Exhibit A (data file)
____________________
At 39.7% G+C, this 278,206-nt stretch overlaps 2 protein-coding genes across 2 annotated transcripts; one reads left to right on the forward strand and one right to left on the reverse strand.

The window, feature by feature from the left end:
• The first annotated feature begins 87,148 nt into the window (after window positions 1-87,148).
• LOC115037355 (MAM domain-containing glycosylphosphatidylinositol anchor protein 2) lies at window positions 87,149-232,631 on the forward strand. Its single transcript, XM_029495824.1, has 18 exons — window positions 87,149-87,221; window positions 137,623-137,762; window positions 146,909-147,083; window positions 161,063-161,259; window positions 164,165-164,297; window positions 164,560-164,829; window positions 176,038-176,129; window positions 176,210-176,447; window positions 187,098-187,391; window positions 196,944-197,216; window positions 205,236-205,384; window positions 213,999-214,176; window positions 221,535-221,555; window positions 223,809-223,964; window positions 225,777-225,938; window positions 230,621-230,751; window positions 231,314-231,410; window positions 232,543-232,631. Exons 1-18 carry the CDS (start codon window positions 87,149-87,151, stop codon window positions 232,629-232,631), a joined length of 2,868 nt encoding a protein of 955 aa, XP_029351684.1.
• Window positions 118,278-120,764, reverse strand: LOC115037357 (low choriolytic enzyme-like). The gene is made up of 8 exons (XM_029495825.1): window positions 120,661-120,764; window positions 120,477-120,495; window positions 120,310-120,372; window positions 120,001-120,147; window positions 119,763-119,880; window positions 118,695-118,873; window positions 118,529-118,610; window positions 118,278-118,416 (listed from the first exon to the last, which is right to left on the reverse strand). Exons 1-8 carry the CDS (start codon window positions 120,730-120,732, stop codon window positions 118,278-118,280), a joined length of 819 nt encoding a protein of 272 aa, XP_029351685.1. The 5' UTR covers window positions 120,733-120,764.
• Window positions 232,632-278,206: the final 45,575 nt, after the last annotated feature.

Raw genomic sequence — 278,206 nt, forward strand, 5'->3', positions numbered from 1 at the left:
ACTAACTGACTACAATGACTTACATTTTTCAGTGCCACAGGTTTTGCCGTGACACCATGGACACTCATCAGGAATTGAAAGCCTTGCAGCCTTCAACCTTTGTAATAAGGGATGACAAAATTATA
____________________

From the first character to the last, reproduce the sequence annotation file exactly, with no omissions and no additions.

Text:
At 39.7% G+C, this 278,206-nt stretch overlaps 2 protein-coding genes across 2 annotated transcripts; one reads left to right on the forward strand and one right to left on the reverse strand.

The window, feature by feature from the left end:
• The first annotated feature begins 87,148 nt into the window (after window positions 1-87,148).
• LOC115037355 (MAM domain-containing glycosylphosphatidylinositol anchor protein 2) lies at window positions 87,149-232,631 on the forward strand. Its single transcript, XM_029495824.1, has 18 exons — window positions 87,149-87,221; window positions 137,623-137,762; window positions 146,909-147,083; window positions 161,063-161,259; window positions 164,165-164,297; window positions 164,560-164,829; window positions 176,038-176,129; window positions 176,210-176,447; window positions 187,098-187,391; window positions 196,944-197,216; window positions 205,236-205,384; window positions 213,999-214,176; window positions 221,535-221,555; window positions 223,809-223,964; window positions 225,777-225,938; window positions 230,621-230,751; window positions 231,314-231,410; window positions 232,543-232,631. Exons 1-18 carry the CDS (start codon window positions 87,149-87,151, stop codon window positions 232,629-232,631), a joined length of 2,868 nt encoding a protein of 955 aa, XP_029351684.1.
• Window positions 118,278-120,764, reverse strand: LOC115037357 (low choriolytic enzyme-like). The gene is made up of 8 exons (XM_029495825.1): window positions 120,661-120,764; window positions 120,477-120,495; window positions 120,310-120,372; window positions 120,001-120,147; window positions 119,763-119,880; window positions 118,695-118,873; window positions 118,529-118,610; window positions 118,278-118,416 (listed from the first exon to the last, which is right to left on the reverse strand). Exons 1-8 carry the CDS (start codon window positions 120,730-120,732, stop codon window positions 118,278-118,280), a joined length of 819 nt encoding a protein of 272 aa, XP_029351685.1. The 5' UTR covers window positions 120,733-120,764.
• Window positions 232,632-278,206: the final 45,575 nt, after the last annotated feature.

Raw genomic sequence — 278,206 nt, forward strand, 5'->3', positions numbered from 1 at the left:
ACTAACTGACTACAATGACTTACATTTTTCAGTGCCACAGGTTTTGCCGTGACACCATGGACACTCATCAGGAATTGAAAGCCTTGCAGCCTTCAACCTTTGTAATAAGGGATGACAAAATTATA